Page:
The Special Needs Library of Northeast Georgia is a part of your public library and the National Library Service for the Blind and Physically Handicapped, serving Banks, Barrow, Clarke, Elbert, Franklin, Greene, Gwinnett, Habersham, Hancock, Hart, Jackson, Jasper, Madison, Morgan, Oconee, Oglethorpe, Putnam, Rabun, Stephens, Walton and White counties. We do not endorse any product or service mentioned in this newsletter.

Phone: 800-531-2063, 706-613-3655

Staff: Stacey Chandler, Lavern Gordon, Claudia Markov, Pete Hayek

June 2003

The Special Needs Library of NEGA will be closed Friday, July 4, 2003, for Independence Day.


Our summer reading club for children ages preschool-seniors in high school will begin on June 1st. By now, all of our younger readers should have received a summer reading club packet in the mail with details about the summer reading program and some recommended reading lists. If you are a younger reader and did not receive a packet in the mail, please call us here at the Special Needs Library at (706) 613-3655 or 800-531-2063.

Going on vacation? You can call ahead to hold your books or to order more to take with you.

With the increased heat throughout the summer, we ask that you be more careful with your cassette tapes. Be careful not to leave them sitting out in a hot car for too long.

Georgia Statewide Coalition on Blindness

The Georgia Statewide Coalition on Blindness will convene on Saturday, June 14, 2003. The purpose of the coalition is "to come together to establish positions on all issues concerning blind people in order that we might be able to present a united front to get the best possible service for all blind people in the state of Georgia." The meeting will be held at the Georgia Academy for the Blind, 2895 Vineville Avenue, Macon, Georgia 31204. For more information, contact Dr. Mildred Howard at (478) 751-6083. Registration is $10.00 cash at the door, which includes food, beverage, tax, and tip cost for lunch. If you need accommodations for the meeting, please contact Kay McGill at (404) 638-0376.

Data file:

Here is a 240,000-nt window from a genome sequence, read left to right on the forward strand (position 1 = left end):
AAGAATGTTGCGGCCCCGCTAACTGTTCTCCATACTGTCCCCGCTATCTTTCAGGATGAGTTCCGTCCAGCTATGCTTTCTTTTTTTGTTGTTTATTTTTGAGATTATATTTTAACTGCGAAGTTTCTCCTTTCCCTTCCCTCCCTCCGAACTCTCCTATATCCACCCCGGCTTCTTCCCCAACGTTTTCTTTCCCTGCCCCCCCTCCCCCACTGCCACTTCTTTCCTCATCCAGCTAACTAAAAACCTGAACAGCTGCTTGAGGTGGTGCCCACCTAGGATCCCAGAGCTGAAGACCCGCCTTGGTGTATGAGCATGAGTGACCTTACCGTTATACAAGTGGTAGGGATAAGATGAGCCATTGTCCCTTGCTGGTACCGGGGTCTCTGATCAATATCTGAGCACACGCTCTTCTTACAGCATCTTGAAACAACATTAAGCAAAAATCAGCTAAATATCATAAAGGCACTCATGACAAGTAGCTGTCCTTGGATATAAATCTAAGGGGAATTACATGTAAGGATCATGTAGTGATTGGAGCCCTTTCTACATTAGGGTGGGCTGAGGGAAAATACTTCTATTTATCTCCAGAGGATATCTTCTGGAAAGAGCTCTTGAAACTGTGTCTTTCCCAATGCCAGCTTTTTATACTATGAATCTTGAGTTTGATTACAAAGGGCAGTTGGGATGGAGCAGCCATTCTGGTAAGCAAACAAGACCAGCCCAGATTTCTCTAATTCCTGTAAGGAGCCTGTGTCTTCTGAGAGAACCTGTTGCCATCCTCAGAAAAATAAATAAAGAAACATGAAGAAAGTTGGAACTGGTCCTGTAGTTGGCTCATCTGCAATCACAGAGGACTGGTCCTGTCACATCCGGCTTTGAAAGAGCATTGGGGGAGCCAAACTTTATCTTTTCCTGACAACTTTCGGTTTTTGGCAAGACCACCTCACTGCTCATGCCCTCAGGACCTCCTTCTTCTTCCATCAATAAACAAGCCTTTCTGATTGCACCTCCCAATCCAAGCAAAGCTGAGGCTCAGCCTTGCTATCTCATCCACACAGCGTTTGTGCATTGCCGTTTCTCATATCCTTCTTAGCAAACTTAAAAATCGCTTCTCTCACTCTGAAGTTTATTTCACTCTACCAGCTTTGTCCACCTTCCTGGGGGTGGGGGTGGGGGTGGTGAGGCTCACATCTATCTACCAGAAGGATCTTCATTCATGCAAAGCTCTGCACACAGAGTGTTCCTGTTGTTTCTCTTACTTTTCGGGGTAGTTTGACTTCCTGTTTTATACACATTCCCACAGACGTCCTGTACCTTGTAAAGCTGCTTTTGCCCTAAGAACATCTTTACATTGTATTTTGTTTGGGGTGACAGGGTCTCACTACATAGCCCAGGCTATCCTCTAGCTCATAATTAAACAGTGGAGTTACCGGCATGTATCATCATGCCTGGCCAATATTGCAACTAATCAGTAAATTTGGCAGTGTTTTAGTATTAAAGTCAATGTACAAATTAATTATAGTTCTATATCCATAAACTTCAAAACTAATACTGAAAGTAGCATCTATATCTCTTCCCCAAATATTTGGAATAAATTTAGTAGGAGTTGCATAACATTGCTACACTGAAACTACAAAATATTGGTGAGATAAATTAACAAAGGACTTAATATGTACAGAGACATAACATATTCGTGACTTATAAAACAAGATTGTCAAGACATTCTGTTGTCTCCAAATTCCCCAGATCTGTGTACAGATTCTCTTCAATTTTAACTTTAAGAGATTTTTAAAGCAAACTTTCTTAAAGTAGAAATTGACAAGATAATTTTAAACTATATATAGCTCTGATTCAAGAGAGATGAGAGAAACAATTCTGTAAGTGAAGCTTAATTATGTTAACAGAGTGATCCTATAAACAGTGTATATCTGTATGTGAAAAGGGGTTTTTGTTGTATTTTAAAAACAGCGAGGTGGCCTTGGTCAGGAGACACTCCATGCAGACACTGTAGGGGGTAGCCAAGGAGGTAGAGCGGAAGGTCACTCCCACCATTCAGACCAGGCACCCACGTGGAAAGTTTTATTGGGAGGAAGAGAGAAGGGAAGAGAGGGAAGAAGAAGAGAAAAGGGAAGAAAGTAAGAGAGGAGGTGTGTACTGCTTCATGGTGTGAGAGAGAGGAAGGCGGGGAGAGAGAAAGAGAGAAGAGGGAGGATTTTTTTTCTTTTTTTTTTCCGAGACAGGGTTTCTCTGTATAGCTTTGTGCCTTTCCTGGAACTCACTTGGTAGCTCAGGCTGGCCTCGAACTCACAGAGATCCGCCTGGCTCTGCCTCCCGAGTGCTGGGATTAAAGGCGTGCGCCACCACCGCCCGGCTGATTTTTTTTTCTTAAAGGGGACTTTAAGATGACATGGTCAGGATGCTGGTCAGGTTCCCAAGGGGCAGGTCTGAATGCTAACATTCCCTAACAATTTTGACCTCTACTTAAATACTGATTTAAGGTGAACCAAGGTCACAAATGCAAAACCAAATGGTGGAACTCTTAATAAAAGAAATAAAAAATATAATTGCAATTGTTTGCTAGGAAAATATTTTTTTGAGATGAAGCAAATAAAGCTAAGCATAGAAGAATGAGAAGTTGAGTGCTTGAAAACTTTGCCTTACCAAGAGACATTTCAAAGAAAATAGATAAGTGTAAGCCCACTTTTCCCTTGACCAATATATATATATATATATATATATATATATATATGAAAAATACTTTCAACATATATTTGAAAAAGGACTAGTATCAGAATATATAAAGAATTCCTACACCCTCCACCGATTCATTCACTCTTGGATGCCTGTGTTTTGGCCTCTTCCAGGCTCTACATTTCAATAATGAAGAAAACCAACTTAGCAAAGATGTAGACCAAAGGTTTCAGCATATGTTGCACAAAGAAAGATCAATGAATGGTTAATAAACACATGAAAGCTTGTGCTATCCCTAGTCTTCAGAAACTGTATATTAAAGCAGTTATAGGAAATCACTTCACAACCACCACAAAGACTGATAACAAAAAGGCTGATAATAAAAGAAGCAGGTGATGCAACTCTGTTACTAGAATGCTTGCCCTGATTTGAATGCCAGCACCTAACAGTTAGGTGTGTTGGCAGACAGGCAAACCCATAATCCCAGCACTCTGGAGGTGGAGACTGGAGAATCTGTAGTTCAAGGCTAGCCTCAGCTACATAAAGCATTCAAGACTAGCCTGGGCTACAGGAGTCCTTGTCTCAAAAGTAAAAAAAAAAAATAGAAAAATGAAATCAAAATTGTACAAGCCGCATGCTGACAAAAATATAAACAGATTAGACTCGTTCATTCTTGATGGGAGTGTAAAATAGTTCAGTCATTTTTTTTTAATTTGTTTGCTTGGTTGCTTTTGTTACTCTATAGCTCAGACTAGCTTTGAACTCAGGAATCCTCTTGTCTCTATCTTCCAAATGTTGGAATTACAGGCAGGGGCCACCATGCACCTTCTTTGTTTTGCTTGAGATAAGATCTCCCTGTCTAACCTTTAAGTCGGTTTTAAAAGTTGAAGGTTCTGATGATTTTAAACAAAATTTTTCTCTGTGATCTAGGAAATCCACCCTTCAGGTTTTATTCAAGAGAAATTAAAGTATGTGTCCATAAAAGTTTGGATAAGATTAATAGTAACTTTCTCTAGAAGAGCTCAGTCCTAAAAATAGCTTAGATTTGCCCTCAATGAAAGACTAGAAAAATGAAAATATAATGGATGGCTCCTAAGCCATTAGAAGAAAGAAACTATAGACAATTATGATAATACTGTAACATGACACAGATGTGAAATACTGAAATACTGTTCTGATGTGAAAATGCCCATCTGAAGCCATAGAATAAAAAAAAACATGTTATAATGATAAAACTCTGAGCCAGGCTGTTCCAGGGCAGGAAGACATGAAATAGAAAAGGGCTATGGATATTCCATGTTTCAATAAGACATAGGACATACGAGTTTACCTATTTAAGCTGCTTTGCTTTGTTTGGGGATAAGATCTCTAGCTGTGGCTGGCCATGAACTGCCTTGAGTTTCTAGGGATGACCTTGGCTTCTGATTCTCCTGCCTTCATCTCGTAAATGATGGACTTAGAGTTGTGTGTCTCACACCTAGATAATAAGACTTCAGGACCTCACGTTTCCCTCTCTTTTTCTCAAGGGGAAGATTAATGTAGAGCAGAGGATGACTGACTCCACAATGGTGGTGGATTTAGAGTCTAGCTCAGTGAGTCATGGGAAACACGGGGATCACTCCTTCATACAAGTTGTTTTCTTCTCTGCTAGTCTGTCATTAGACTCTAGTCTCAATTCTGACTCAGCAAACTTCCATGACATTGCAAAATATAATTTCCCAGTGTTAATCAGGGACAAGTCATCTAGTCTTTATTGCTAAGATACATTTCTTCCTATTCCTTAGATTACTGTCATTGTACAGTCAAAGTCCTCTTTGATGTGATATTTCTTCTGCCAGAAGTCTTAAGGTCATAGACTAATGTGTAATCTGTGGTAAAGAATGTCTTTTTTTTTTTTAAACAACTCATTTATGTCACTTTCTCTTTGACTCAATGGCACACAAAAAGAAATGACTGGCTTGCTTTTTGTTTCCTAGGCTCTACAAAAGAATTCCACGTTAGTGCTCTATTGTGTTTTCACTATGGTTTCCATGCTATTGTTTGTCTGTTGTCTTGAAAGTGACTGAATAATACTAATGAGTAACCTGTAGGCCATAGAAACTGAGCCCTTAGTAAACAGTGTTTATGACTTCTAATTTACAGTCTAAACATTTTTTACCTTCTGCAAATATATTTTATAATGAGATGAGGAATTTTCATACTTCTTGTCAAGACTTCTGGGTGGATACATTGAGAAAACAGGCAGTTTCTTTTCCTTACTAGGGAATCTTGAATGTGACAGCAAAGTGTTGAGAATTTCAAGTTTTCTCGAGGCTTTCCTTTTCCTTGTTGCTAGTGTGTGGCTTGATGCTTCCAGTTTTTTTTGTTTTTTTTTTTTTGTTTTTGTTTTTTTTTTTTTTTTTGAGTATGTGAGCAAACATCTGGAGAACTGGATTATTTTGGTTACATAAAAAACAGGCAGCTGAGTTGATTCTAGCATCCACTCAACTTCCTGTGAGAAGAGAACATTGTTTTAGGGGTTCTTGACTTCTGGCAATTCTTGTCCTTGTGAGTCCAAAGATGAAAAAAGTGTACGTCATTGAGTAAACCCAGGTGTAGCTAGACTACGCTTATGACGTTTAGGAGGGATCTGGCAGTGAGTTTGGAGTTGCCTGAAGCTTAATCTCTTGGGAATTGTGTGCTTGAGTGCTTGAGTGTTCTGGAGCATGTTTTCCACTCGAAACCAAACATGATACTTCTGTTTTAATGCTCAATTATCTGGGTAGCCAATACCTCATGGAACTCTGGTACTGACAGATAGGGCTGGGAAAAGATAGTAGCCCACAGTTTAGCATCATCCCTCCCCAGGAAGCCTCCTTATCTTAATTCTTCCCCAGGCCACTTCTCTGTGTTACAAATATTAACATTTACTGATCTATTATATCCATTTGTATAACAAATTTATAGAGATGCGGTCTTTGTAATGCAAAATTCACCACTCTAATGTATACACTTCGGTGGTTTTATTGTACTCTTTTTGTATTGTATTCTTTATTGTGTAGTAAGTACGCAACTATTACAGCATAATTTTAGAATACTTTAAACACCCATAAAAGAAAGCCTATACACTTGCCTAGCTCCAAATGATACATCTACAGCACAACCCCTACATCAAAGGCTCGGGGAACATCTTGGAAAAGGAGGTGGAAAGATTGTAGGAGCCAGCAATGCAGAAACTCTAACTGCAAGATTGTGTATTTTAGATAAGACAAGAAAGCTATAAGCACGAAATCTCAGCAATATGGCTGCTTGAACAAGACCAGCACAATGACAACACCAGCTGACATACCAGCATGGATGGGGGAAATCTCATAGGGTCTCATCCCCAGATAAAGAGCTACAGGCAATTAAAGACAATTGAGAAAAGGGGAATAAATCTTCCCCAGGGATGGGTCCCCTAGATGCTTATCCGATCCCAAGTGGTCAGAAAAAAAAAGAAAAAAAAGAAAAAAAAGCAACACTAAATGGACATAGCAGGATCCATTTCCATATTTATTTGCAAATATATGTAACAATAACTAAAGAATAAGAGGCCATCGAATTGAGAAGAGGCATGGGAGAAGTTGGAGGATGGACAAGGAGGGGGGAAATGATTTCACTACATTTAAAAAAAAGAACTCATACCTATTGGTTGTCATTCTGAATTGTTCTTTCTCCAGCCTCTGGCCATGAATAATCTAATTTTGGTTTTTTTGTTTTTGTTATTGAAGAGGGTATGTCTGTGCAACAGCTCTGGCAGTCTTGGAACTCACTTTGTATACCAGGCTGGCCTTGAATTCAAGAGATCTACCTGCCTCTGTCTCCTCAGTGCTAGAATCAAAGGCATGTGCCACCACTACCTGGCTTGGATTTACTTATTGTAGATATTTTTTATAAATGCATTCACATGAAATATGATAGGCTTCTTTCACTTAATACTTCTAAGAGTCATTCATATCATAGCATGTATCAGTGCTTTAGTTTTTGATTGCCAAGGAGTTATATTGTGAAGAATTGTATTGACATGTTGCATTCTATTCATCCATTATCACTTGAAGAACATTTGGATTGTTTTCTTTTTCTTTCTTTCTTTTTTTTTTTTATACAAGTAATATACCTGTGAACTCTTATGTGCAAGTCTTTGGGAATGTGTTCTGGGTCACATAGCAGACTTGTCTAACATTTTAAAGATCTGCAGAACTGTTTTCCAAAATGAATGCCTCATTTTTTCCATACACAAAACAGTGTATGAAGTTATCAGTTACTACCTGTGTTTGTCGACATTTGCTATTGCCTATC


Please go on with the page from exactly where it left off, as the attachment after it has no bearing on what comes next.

Magazine Available

Georgia Regional Office for Talking Book Centers has found a free magazine that is now available. The title is "Black Enterprise", and it is available monthly. If you are interested in receiving a copy of "Black Enterprise" on tape, please contact the Special Needs Library of Northeast Georgia, and we'll reserve you a copy. ALSO: NLS will offer a cassette version of Horticulture Magazine beginning with the March-April 2003 issue. New Choices and Flower and Garden have been discontinued.

American Foundation for the Blind Launches CareerConnect Web Site

American Foundation for the Blind announces the launch of CareerConnect. A development of AFB employment and web teams, this interactive web site is a free resource for people who are blind or visually impaired to learn about the range and diversity of the jobs that are performed throughout the United States and Canada by adults who are blind or visually impaired. The database contains a wealth of career-related information and self-help tools for career exploration and job seeking. The site offers blind and visually impaired people advice on finding a job, getting hired and keeping a job. The site is

Check it out!--The Legendary West

Just mentioning the names of Billy the Kid, Wyatt Earp, and Annie Oakley evoke immediate thought of the Old West. Take a look at some of these factual accounts of these lives to see how the legends compare with reality.

Interesting Research

The American Foundation for the Blind announces America's five best places to live for people who are blind or visually impaired.
  1. Charlotte, North Carolina
  2. Berkeley, California
  3. Kalamazoo, Michigan
  4. New York City, New York
  5. LaCrosse, Wisconsin and Louisville, Kentucky tied for 5th place.

The American Foundation for the Blind launched the Livable Communities Project to document environmental features such as walkability of a city, availability of public transportation, cost of living, and availability of jobs at various skill levels that create or limit access for blind or visually impaired people. The above-mentioned towns and cities have developed solutions for facilitating the participation of blind or visually impaired people in community activities.

Bobby WorldWide Approved